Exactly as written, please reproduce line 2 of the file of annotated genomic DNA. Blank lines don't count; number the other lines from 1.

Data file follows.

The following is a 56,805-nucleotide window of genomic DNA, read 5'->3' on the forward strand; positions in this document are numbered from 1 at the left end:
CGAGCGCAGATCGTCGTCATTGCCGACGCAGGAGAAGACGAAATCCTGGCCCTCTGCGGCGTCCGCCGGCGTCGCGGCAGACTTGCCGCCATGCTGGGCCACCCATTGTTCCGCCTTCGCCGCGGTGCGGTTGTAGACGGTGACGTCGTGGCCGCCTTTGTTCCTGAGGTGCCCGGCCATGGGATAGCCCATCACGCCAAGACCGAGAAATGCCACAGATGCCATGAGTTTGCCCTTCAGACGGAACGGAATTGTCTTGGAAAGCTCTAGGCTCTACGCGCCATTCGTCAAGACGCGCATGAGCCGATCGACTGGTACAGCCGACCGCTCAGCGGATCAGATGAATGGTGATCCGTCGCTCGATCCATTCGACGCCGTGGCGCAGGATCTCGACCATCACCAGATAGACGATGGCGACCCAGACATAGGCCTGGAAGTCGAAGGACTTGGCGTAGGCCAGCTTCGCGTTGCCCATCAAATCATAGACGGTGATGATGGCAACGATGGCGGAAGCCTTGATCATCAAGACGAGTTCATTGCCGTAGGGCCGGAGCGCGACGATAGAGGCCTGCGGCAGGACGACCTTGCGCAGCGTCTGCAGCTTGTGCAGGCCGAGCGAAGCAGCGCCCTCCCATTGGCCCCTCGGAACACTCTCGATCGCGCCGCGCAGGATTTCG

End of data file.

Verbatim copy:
CGAGCGCAGATCGTCGTCATTGCCGACGCAGGAGAAGACGAAATCCTGGCCCTCTGCGGCGTCCGCCGGCGTCGCGGCAGACTTGCCGCCATGCTGGGCCACCCATTGTTCCGCCTTCGCCGCGGTGCGGTTGTAGACGGTGACGTCGTGGCCGCCTTTGTTCCTGAGGTGCCCGGCCATGGGATAGCCCATCACGCCAAGACCGAGAAATGCCACAGATGCCATGAGTTTGCCCTTCAGACGGAACGGAATTGTCTTGGAAAGCTCTAGGCTCTACGCGCCATTCGTCAAGACGCGCATGAGCCGATCGACTGGTACAGCCGACCGCTCAGCGGATCAGATGAATGGTGATCCGTCGCTCGATCCATTCGACGCCGTGGCGCAGGATCTCGACCATCACCAGATAGACGATGGCGACCCAGACATAGGCCTGGAAGTCGAAGGACTTGGCGTAGGCCAGCTTCGCGTTGCCCATCAAATCATAGACGGTGATGATGGCAACGATGGCGGAAGCCTTGATCATCAAGACGAGTTCATTGCCGTAGGGCCGGAGCGCGACGATAGAGGCCTGCGGCAGGACGACCTTGCGCAGCGTCTGCAGCTTGTGCAGGCCGAGCGAAGCAGCGCCCTCCCATTGGCCCCTCGGAACACTCTCGATCGCGCCGCGCAGGATTTCG